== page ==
This extension does not affect other obligations under GDPR that are triggered by the end of the Brexit transition period, for example the obligation on some UK entities to appoint an EU representative (see our Brexit risk register for more information).
As data protection experts will know, GDPR prohibits the transfer of personal data from the EEA to third countries unless individuals’ data is protected by one of the GDPR approved transfer mechanisms, or if one of certain limited exceptions applies. These requirements on cross-border data transfers apply in addition to the overarching GDPR principles, for example that processing must be lawful, fair and transparent.
The Agreement provides EEA and UK organisations with further breathing space to ensure an appropriate transfer mechanism is in place. The simplest transfer mechanism that many have been hoping for is an awaited EU Commission decision that the UK offers “adequate” protection for personal data transferred from the EEA. Whilst the Commission has started its evaluation, there is no set time frame for when the decision will be made, and concerns have been expressed by some commentators that the breadth of UK national security surveillance legislation might prevent the UK being deemed “adequate”, particularly against the backdrop of the Schrems II decision. The safest course for organisations, particularly for any sensitive or critical EEA to UK data flows, is therefore to ensure that appropriate alternative measures are in place, such as standard contractual clauses.
The extension period under the EU-UK Agreement is conditional upon the UK maintaining its current data protection regime during that period, with prohibitions on the UK approving new cross-border data transfer mechanisms, unless the EU consents. The Agreement provides that the extension period ends automatically if the EU Commission adopts a UK adequacy decision.
The Agreement also contains a wide range of safeguards where personal data is transferred between the EU and UK for the purposes of law enforcement and judicial cooperation in criminal matters.
There are other provisions in the EU-UK Trade Agreement concerning data flows and related matters, although these are mainly of relevance in shaping future UK and EU legislation rather than being of immediate practical relevance to organisations preparing for the new EU-UK relationship:
- Prohibitions on measures that would constrict EU/UK data flows, such as those requiring personal data to be stored or processed in a particular jurisdiction
- Acknowledgement of the rights of the UK and EU to each adopt new measures for the protection of personal data and privacy, including relating to cross-border data transfers, on condition that the measures enable “transfers under conditions of general application” for the protection of data transferred. A footnote specifies that these conditions should be “formulated in objective terms that apply horizontally to an unidentified number of economic operators and thus cover a range of situations and cases”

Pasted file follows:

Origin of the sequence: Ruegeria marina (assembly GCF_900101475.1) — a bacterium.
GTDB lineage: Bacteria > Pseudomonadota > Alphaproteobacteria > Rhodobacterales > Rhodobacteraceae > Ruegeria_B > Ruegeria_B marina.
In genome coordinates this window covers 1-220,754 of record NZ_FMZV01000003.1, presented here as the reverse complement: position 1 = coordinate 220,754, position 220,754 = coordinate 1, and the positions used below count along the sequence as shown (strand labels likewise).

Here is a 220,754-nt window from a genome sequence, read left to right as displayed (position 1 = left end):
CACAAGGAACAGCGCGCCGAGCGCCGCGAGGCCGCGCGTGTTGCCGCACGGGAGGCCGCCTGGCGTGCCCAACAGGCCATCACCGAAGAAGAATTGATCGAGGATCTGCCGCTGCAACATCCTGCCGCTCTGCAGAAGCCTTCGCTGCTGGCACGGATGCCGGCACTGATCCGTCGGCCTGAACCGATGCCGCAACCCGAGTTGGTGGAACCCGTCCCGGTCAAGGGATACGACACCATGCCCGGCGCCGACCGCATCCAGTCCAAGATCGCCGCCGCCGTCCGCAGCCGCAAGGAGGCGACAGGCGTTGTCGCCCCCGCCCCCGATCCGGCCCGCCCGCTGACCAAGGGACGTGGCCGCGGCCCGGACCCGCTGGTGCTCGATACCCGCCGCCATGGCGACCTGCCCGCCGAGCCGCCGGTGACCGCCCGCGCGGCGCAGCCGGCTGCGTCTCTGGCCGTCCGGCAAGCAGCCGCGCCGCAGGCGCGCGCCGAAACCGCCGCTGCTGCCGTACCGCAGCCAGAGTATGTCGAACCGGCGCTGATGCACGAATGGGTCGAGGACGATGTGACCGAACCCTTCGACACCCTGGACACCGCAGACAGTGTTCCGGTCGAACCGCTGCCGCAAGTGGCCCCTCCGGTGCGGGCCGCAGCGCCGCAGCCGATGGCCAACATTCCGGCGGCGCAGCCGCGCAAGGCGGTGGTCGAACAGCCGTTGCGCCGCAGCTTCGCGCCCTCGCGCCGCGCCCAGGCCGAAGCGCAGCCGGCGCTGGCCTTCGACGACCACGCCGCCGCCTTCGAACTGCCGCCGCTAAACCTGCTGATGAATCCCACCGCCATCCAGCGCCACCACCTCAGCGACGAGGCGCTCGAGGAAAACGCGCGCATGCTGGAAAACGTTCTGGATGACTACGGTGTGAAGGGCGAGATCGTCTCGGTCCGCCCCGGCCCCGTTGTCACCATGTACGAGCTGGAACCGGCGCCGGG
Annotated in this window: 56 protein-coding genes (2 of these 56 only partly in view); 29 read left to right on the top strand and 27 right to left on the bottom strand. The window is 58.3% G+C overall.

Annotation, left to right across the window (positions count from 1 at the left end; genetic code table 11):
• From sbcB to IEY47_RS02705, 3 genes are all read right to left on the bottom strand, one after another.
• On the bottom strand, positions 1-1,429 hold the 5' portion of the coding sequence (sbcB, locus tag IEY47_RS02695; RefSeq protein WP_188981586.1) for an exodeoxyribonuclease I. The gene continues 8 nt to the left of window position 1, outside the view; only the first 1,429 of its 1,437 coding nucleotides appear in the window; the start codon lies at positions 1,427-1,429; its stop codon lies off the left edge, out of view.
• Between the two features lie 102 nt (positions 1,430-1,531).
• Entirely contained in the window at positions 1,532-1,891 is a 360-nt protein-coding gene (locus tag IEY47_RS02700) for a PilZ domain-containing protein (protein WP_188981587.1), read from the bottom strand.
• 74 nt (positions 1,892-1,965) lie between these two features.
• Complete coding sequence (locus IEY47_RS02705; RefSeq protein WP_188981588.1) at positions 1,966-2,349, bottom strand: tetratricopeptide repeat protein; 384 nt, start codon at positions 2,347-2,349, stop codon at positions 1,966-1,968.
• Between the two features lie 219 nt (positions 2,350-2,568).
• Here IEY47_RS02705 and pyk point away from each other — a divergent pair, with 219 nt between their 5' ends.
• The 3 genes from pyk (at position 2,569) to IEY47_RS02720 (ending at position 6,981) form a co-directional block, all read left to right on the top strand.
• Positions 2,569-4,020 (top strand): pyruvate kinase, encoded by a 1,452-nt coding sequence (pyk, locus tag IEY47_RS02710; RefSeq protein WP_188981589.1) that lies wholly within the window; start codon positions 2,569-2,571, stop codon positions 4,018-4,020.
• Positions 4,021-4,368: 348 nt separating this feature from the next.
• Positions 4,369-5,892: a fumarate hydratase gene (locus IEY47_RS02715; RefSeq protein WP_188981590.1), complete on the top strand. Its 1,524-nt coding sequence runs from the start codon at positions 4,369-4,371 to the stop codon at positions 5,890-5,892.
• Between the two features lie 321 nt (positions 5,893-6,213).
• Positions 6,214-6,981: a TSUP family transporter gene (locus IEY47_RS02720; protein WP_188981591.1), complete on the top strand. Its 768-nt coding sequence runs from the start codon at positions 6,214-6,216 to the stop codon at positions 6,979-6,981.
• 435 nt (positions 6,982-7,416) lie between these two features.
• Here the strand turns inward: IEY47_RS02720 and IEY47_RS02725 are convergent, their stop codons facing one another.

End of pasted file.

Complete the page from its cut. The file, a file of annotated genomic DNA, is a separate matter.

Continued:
- Provisions intended to ensure effective legislative protection of individuals against unsolicited direct marketing, including requirements for individuals to provide consent in accordance with local law requirements. There is an exception to the consent requirement where the relevant contact details were collected in the context of supplying goods or services, where marketing communications may be sent for similar goods and services. The EU has been seeking to update and strengthen its legislation on direct marketing and cookies for some years; it remains to be seen whether those reforms will be agreed amongst the EU institutions and member states in 2021; there is much less certainty over whether the UK would consider making similar changes at some point in future
- Provisions to encourage cooperation between specified EU and UK entities and national authorities on cyber security issues.
Prime Minister Boris Johnson has suggested that data, along with animal welfare and chemicals are areas where the UK could diverge from EU standards. However there are some practical limitations on the direction of any divergence in data standards; for example, under EU law any significant weakening of data protection standards in the UK would likely jeopardise the ability of EEA data controllers and processors to transfer personal data to the UK, given the provisions in GDPR mentioned above.
As far as the UK’s own data protection regime is concerned, from 11pm on 31 December 2020 “UK GDPR” comes into effect, supported by the UK’s Data Protection Act 2018 (as amended). As regards transfers of personal data from the UK to the EEA, the new UK regime provides that data transfers to EEA countries are permissible, although the regime may be subject to review in the future.
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